I think I have dipped into ev­ery page. It doesn’t mat­ter where I be­gin or end be­cause the di­aries have that same mes­meris­ing ad­dic­tion to de­tail I found with Karl Ove Knaus­gaard. Not that Lady Anna’s girl­ish/art­less style has any­thing in com­mon with the tor­tured Scan­di­na­vian but it oc­curred to me that if I read them straight — I mean straight through, chrono­log­i­cally — I might end up in a Knaus­gaar­dian stu­por, a fab­u­lous bore­dom. There are lists of names of peo­ple I have never heard of and there is a lot of de­tail about din­ner par­ties and “beau­ti­ful” speechi­fy­ing, gar­dens and houses, and house dec­o­rat­ing and menus that could add up to a wacky sort of 78-storey My Vice-Re­gal Life: Di­aries 1978 to 1982 By Lady Anna Cowen The Miegun­yah Press, 362pp, $49.99 (HB) tree­house ef­fect, but it has his­tor­i­cal in­ter­est. My guess is that in 50 years this de­tail will prove more in­ter­est­ing. I won­der if any­one read­ing The Let­ters of Rachel Hen­ning when she was still alive would have thought them as ex­cep­tional as I did. Prob­a­bly not. While long his­tory be­comes fa­bled and rich, re­cent his­tory doesn’t have the same ca­chet. Lady Anna’s Di­aries have so­cial relevance so I was puz­zled why there is no men­tion of the edi­tor on the ti­tle page. Odd. Edit­ing and in­dex­ing this sort of writ­ing is crit­i­cal and there ap­pears to have been very lit­tle.

I’ve been scam­per­ing through — or, to be truth­ful, scut­tling through — try­ing to spy some gos­sip. Prince Charles stayed with them! So did the Duchess of Glouces­ter and she was once a gov­er­nor-gen­eral’s wife as well, just af­ter World War II. Lady Anna says she was the soul of rec­ti­tude and she wishes to em­u­late her. Sigh. Rec­ti­tude is wor­thy but it isn’t thrilling, is it? Lady Anna is a far greater soul than I shall ever be. I have al­ways ad­mired Chris­tine Keeler’s clear-eyed ob­ser­va­tion: “Dis­cre­tion is just an­other word for hypocrisy.”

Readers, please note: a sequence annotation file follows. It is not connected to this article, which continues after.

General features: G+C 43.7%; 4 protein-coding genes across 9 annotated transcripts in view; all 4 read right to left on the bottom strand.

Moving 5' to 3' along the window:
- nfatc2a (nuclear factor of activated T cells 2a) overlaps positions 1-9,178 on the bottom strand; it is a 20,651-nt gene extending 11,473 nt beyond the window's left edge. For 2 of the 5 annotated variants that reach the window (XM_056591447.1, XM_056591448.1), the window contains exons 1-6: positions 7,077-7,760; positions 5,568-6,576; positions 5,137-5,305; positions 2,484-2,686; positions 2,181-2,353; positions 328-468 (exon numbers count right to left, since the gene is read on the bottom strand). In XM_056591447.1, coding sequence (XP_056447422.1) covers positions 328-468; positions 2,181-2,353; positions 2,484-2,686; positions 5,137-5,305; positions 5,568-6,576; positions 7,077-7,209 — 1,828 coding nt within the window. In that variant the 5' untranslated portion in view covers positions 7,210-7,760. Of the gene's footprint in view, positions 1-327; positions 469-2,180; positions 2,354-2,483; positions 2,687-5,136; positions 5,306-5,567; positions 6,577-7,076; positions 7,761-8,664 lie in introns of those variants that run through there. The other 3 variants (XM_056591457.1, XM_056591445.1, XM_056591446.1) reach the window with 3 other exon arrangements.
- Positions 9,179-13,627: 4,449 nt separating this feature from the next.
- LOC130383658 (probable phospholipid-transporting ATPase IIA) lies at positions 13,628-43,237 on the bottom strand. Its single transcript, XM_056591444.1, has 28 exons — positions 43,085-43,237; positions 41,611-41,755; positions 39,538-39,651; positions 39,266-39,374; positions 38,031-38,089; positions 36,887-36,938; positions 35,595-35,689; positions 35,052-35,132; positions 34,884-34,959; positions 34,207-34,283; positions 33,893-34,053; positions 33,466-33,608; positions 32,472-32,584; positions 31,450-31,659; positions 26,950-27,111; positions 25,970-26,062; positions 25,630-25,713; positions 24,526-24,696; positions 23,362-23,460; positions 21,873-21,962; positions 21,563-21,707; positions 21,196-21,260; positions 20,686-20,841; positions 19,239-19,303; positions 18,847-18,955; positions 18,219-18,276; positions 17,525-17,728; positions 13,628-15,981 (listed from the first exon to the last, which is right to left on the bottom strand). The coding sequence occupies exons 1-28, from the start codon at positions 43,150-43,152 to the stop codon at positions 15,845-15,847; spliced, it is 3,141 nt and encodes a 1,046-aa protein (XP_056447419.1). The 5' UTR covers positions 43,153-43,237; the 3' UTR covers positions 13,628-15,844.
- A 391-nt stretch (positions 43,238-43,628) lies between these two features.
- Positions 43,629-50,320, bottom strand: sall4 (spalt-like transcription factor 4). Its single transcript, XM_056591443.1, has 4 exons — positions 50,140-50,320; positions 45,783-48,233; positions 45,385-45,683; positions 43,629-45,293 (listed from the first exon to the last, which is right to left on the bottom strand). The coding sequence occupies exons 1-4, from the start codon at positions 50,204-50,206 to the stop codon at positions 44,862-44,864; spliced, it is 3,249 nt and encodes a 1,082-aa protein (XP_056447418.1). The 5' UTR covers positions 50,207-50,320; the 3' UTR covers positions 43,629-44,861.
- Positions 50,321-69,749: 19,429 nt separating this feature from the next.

I adore know­ing that Sir Z used hair­spray to keep his lovely locks in place but there’s noth­ing about the Queen and Prince Philip ex­cept how pretty she is and how ex­hausted she must be. I was in­ter­ested to hear that black suits her well. I don’t think I’ve ever seen her in black.

Lady Anna was given the let­ters of Au­drey Ten­nyson, whose hus­band was gov­er­nor-gen­eral. Au­drey Ten­nyson’s let­ters from 1899 to 1903 are edited by an­other for­mer G-G’s wife, Lady Hasluck. They were an ex­cep­tion­ally writey lot, th­ese wives. Lady Anna is as­ton­ished the let­ters writ­ten in 1899 are “so ex­actly like the life we are lead­ing to­day”.

Heav­ens! I must send this but I need con­text. Lady Anna wrote in 1980 that the wife (funny how you cringe a bit th­ese days at that word, wife) of the mayor of New­cas­tle is “a nice lady with a beau­ti­ful dis­po­si­tion. She has pos­i­tive (but not un­re­al­is­tic) feel­ings about al­most every­thing.” She could be look­ing in a mir­ror. It helps to know that the Cowens met when she was 17 and they mar­ried be­fore she was 20. It was an­other era and her life was ful­filled in be­ing a part­ner to a pub­lic-spir­ited, in­de­pen­dent-minded man.

In all the pho­to­graphs Lady Anna is smil­ing her wide and wel­com­ing smile. She and Sir Zel­man did what was needed of the most el­e­vated cou­ple in the coun­try: acted with kind­ness, spoke in­tel­li­gently, tried to be ex­em­plary in ev­ery way, work­ing like dogs and be­hav­ing with grace. It was an en­chanted four years but it re­ally did have more in com­mon with 1899 than 2017, when grace sig­ni­fies lit­tle more than a woman’s name. is a writer and critic.

Not just back­seat driv­ers: then gov­er­nor-gen­eral Sir Zel­man Cowen with his wife Lady Cowen